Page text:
Posts Tagged ‘WIOA’

Advance CTE Legislative Update: Summer Round-Up

Tuesday, August 2nd, 2016

United States CapitalPerkins Reauthorization Wrap-Up

With Congress adjourned for an extended summer recess, it’s important to take stock of what’s been happening on Capitol Hill these past few months, particularly with regards to Career Technical Education (CTE). Before their break, Congress took formal steps to reauthorize the Carl D. Perkins Act (Perkins), continued to oversee ESSA implementation, and has made efforts to advance funding legislation for the coming federal fiscal year (FY).

On June 28th, the House Education and the Workforce Committee released a much anticipated bill to reauthorize Perkins—the Strengthening Career and Technical Education for the 21st Century Act (H.R. 5587). Sponsored by Reps. Glenn “GT” Thompson (R-PA) and Katherine Clark (D-MA), the bipartisan legislation was marked up by the full committee on July 7th and subsequently approved by a margin of 37-0.

“We are encouraged by this important step towards reauthorizing Perkins,” said Kimberly Green, Advance CTE Executive Director, at the time the bill was introduced. “We appreciate the bipartisan efforts that went into drafting this bill and look forward to working to ensure the reauthorized bill helps increase access to and success in high-quality CTE programs.”

The bill seeks to align Perkins to other federal legislation such as ESSA and WIOA while streamlining the requirements of the law to more effectively support high-quality CTE. Many elements of Advance CTE’s Perkins priorities can be found in H.R. 5587 and the organization supported the advancement of this legislation through committee. Advance CTE’s letter of support for H.R. 5587 can be found here.

We expect the full House to consider this legislation when Congress reconvenes later this autumn. In the meantime, Advance CTE and the Association for Career Technical Education (ACTE) have developed a comprehensive summary and analysis of H.R. 5587 which can be accessed here.

Many additional resources including the archived webcast of committee markup, members’ written statements, and considered amendments can be found here.

While this bipartisan effort in the House to reauthorize Perkins is encouraging, there is still much that must be done for the legislation to make its way across the finish line before the end of the 114th Congress. The Senate Health, Education, Labor, and Pensions (HELP) Committee has continued behind-the-scenes discussions on its own Perkins legislation. It is therefore still possible to see additional Perkins-related activity later this year, but with a limited number of legislative days left on the calendar full Perkins reauthorization will still require a concerted effort from lawmakers in both chambers. As these efforts continue to take shape be sure to check back here for more updates and analysis.

Congressional Appropriations Committees Approve FY 2017 Spending Bills

Lawmakers overseeing federal funding bills have also been working on legislation to fund federal programs, including the Perkins Act. In June the Senate Appropriations Committee approved its FY 2017 Labor, Health and Human Services, and Education (LHHSED) appropriations bill on a party-line vote. The legislation would level-fund the Perkins basic state grant program at $1.118 billion. However, this result for Perkins is important to keep in context—this year saw the return of budget caps mandated by the Budget Control Act of 2011 (BCA). These tight caps resulted in $220 million in cuts to education programs in the LHHSED bill making the maintenance of existing Perkins funding an important achievement for the CTE community. Notably, the bill would also restore year-round Pell grants which is a key Advance CTE postsecondary priority.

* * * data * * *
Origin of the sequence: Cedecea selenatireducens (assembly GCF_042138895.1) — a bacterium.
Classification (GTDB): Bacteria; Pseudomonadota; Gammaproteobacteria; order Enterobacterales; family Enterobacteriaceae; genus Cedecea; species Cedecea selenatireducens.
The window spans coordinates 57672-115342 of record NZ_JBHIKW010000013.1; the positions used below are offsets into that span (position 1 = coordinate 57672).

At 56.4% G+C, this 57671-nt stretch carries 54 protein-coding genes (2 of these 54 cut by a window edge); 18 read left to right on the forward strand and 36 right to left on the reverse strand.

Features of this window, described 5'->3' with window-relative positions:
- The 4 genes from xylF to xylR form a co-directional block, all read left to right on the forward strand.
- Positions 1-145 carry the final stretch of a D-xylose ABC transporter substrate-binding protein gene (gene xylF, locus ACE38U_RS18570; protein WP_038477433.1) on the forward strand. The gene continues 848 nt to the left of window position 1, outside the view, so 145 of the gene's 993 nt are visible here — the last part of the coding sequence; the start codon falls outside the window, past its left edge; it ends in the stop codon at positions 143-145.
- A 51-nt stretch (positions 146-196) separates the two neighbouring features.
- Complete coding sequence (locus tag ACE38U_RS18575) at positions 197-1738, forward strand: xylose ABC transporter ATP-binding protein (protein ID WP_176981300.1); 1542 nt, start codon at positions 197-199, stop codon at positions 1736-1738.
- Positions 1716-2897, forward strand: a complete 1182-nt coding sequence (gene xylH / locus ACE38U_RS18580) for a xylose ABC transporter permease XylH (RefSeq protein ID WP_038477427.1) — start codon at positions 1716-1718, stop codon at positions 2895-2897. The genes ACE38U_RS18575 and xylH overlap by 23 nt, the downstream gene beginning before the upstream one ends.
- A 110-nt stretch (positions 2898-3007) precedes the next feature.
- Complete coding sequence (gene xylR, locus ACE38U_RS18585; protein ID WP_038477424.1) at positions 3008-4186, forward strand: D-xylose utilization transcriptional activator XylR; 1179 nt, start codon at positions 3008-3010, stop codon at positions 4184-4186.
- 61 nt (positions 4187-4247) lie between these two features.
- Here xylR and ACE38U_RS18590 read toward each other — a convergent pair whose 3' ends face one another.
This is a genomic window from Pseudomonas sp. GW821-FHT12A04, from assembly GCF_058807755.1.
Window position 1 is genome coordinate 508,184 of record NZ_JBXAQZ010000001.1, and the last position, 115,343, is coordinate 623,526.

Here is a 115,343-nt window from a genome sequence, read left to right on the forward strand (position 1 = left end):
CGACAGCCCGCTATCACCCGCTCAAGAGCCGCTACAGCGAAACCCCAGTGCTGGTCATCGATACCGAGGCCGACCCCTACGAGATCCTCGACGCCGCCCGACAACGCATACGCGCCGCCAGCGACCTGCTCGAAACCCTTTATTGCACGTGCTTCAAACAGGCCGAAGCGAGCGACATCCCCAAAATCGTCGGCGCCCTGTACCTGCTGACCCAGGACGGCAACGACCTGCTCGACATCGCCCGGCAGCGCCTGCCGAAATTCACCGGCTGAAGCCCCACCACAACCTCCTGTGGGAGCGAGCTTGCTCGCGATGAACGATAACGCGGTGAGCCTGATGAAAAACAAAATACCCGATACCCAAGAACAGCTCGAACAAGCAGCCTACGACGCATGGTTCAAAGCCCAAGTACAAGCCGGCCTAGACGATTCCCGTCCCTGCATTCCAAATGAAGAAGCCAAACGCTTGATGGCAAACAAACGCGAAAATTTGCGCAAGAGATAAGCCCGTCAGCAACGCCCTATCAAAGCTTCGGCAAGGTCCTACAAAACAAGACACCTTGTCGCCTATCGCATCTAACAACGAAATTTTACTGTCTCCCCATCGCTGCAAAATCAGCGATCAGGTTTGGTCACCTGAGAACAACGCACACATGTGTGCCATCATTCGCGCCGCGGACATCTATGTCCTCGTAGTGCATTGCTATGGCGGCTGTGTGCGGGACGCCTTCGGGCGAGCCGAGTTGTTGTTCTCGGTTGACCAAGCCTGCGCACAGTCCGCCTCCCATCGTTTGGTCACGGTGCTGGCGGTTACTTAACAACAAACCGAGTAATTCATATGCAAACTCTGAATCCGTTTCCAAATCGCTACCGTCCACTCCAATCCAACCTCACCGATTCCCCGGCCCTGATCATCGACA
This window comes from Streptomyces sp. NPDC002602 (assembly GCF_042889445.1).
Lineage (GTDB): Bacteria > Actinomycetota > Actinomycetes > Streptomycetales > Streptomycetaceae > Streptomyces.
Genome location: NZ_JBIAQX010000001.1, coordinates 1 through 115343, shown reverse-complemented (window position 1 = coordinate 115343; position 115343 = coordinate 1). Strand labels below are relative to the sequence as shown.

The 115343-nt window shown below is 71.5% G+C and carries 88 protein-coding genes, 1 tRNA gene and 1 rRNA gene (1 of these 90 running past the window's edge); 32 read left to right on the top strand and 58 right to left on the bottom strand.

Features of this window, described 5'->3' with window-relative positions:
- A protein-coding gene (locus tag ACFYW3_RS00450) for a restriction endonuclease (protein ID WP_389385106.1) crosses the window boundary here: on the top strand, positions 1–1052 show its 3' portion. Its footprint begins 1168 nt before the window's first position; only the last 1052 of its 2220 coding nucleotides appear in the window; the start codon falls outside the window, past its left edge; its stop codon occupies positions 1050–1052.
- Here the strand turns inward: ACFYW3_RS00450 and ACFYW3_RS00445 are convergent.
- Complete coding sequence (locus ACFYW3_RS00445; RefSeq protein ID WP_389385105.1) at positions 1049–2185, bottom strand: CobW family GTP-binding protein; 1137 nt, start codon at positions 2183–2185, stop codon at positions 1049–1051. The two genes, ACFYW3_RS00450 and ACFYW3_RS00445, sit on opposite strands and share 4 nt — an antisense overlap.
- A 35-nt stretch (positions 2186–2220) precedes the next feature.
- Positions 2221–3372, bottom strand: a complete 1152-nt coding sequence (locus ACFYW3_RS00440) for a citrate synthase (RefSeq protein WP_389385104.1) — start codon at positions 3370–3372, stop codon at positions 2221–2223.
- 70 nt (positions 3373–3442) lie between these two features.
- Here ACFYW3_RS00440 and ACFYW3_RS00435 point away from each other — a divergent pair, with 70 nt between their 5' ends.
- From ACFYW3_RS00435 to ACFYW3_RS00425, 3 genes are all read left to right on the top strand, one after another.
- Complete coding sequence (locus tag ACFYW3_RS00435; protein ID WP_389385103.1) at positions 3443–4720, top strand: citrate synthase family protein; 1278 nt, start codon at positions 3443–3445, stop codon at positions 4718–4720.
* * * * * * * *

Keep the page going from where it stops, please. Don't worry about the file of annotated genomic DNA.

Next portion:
Following suit, the House Appropriations committee approved its own LHHSED FY 2017 funding bill. This legislation would also provide level funding for Perkins’ basic state grant program. However, much like with the Senate, the committee’s decision to maintain Perkins funding is best understood in context— other education programs under this bill were cut by even more than in the House proposal. Unlike with the Senate, the House bill does not restore year-round Pell grants although it would increase the maximum Pell award to $5,935 annually (a move that is also mirrored in the Senate proposal).

Despite these efforts, it is unlikely that either of these LHHSED bills will be advanced individually any further prior to the start of 2017 federal fiscal year set to begin on September 30th. It is therefore highly likely that Congress, as it has done for the past several years, will pass a “continuing resolution” (CR) which would temporarily extend current funding levels into the next fiscal year. Be sure to check back as efforts to fund federal programs, including Perkins, continue to firm up.

ESSA Implementation

As we have shared previously, the U.S. Department of Education (USDE) has been developing rules and regulations to govern the implementation of the Every Student Succeeds Act (ESSA). In the spring, the law’s mandated negotiated rulemaking committee met to determine how to regulate ESSA’s “supplement, not supplant” and assessment provisions. These efforts brought about a great degree of disagreement between USDE, which ultimately made a series of proposals on these issues, and Congressional Republicans, who viewed these proposals as being outside the allowable scope of ESSA.